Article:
All buyers, including buyers from developers should confirm the rental period on the Rental Disclosure Statement. Although, in the past, most Rental Disclosure Statements did not expire for significant periods of time, since January 1, 2010 some developers have filed Rental Disclosure Statements for a very short period such as five years. In such cases, the protection from a Rental Disclosure Statement ends for all owners, including the first buyer, when the Rental Disclosure Statement expires. Most first buyers believe that they will always be able to rent because they purchased from the developer. This is not the case. Developments with very short rental periods would therefore not be attractive to buyers who wish to rent the strata lot for an extended period.

(iii) Rental Disclosure Statement to be Attached to Form B

Because a Rental Disclosure Statement is generally filed in the pre-marketing period, any building that was built by January 1, 2010 would most likely have a Rental Disclosure Statement that was filed prior to January 1, 2010. For those buildings, only the first buyer would have the benefit of the Rental Disclosure Statement until the Rental Disclosure Statement expired.

If the building is clearly a building where the Rental Disclosure Statement was filed before January 1, 2010, (i.e. built in the 80s, 90s or early 2000s) the general rule will apply. Buyers of resale strata lots should be advised that they have no protection from a rental bylaw and that a rental bylaw (either existing or one passed in the future) will apply to them.

Because the Rental Disclosure Statement did not apply to anyone other than the Developer and first buyer, even though the Rental Disclosure Statement is required to be attached to the Form B very few strata corporations bothered to do so. However, the amendment to the Strata Property Act relating to the application of the Rental Disclosure Statement has now made it necessary for the Rental Disclosure Statement to be attached so that buyers and licensees acting on their behalf can determine whether the resale has a pre January 2010 Rental Disclosure Statement, in which case the new buyer would not benefit from the Rental Disclosure Statement or, whether the resale has a post January 2010 Rental Disclosure Statement, in which case the new buyer will have the benefit of the Rental Disclosure Statement until it expires.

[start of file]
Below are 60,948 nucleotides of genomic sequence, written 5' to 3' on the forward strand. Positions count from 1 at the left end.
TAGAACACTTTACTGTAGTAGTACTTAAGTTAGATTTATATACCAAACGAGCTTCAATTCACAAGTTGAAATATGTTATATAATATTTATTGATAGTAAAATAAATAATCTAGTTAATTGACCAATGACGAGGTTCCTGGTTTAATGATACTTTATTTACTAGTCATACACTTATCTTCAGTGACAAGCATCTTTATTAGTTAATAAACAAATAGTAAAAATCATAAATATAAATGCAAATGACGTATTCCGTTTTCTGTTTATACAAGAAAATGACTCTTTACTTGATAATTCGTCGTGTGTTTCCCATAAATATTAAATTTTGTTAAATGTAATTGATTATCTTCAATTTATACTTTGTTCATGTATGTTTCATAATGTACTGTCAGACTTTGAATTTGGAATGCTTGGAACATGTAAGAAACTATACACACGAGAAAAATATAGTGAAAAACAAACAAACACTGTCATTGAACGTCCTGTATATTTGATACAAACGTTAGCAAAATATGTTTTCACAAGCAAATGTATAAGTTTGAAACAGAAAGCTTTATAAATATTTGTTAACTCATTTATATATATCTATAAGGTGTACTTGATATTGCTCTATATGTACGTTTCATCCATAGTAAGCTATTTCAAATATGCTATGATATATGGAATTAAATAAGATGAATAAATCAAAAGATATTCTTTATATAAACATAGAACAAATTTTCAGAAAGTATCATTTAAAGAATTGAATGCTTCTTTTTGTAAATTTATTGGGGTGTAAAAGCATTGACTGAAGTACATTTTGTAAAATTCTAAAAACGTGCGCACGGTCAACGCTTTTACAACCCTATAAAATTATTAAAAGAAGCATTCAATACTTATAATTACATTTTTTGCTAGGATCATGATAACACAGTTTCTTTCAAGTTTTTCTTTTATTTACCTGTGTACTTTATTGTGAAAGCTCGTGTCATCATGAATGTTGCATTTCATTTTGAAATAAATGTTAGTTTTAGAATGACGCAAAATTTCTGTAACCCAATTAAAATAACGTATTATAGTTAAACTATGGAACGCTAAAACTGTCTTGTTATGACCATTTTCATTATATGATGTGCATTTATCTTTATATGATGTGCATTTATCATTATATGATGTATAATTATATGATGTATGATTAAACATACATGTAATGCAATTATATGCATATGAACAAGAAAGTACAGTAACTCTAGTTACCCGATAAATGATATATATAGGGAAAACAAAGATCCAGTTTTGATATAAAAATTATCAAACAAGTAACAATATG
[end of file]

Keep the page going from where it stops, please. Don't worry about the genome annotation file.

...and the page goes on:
It will therefore be necessary for buyers and licensees acting on their behalf to determine the expiry date of the Rental Disclosure Statement for the resale of strata lots in the future. As noted above, unless the building is clearly one for which the Rental Disclosure Statement was filed before January 1, 2010, licensees acting on behalf of buyers should insist that the Rental Disclosure Statement be attached to the Form B particularly where the licensee has any doubt or uncertainty about the date the Rental Disclosure Statement was filed.

In summary:

  1. If the Rental Disclosure Statement was filed before January 1, 2010, buyers of resale properties should be informed that a rental bylaw would apply to them.
  2. If the Rental Disclosure Statement was filed on or after January 1, 2010, the licensee should check the expiry date and if the date has not expired, advise resale buyers that they will be protected from a rental bylaw until the Rental Disclosure Statement expires.
(3) Pet Restrictions

Section 3(4) of the Schedule of Standard Bylaws in the Strata Property Act prohibits pets, other than one dog or cat, up to two caged birds, and a reasonable number of small caged mammals, fish or other aquarium animals. This bylaw can be amended by the owners to prohibit all or certain types of pets or to create further restrictions regarding the keeping of pets, or alternatively, to expand the numbers or types of pets that may be kept in a strata lot. A bylaw prohibiting or restricting pets does not apply to a pet living with owners, tenants, or occupants at the time when the bylaw is passed.

(4) Sales Restrictions

Section 122 of the Strata Property Act allows a strata corporation to pass a bylaw governing activities relating to the sale of a strata lot, including locations for the posting of signs and times for the showing of common property and holding of open houses, but the bylaw may not prohibit or unreasonably restrict those activities.

(5) Miscellaneous Restrictions

Many strata corporations restrict:

  • use of a strata lot, in regard to what cannot take place (such as running a business or an illegal activity);
  • colour of window coverings — to allow for uniformity of window covering colour;
  • waterbeds — often an outright prohibition, insistence on proof of insurance, or restriction on location within building;
  • hot tubs — often a prohibition especially on roof decks due to concerns with leaks or weight;
  • hardwood floors — may be prohibited or certain standards for underlay and noise abatement may be imposed especially in frame buildings
  • barbeques – may be prohibited on balconies, or the type of barbeque may be restricted; and
  • smoking – may be prohibited on common property, and possibly on balconies, decks and in some cases in strata lots.